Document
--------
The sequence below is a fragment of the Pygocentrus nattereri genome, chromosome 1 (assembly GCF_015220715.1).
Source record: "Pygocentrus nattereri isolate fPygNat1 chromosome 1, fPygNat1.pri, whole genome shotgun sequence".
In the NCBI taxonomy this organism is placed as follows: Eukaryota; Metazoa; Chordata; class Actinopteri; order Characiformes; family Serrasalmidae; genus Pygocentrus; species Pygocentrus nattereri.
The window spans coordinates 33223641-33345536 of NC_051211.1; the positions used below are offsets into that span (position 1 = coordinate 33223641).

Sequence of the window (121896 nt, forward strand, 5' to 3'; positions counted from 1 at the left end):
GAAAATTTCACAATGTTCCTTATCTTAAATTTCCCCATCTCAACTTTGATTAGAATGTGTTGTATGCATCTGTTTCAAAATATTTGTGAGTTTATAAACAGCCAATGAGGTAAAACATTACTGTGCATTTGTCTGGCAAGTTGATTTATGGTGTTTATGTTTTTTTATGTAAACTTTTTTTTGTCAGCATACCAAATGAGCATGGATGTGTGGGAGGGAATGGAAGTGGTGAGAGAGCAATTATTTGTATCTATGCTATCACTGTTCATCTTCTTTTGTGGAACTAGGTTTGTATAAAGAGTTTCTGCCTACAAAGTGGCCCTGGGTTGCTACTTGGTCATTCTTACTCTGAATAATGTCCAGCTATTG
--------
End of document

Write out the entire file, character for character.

The sequence below is a fragment of the Pygocentrus nattereri genome, chromosome 1 (assembly GCF_015220715.1).
Source record: "Pygocentrus nattereri isolate fPygNat1 chromosome 1, fPygNat1.pri, whole genome shotgun sequence".
In the NCBI taxonomy this organism is placed as follows: Eukaryota; Metazoa; Chordata; class Actinopteri; order Characiformes; family Serrasalmidae; genus Pygocentrus; species Pygocentrus nattereri.
The window spans coordinates 33223641-33345536 of NC_051211.1; the positions used below are offsets into that span (position 1 = coordinate 33223641).

Sequence of the window (121896 nt, forward strand, 5' to 3'; positions counted from 1 at the left end):
GAAAATTTCACAATGTTCCTTATCTTAAATTTCCCCATCTCAACTTTGATTAGAATGTGTTGTATGCATCTGTTTCAAAATATTTGTGAGTTTATAAACAGCCAATGAGGTAAAACATTACTGTGCATTTGTCTGGCAAGTTGATTTATGGTGTTTATGTTTTTTTATGTAAACTTTTTTTTGTCAGCATACCAAATGAGCATGGATGTGTGGGAGGGAATGGAAGTGGTGAGAGAGCAATTATTTGTATCTATGCTATCACTGTTCATCTTCTTTTGTGGAACTAGGTTTGTATAAAGAGTTTCTGCCTACAAAGTGGCCCTGGGTTGCTACTTGGTCATTCTTACTCTGAATAATGTCCAGCTATTG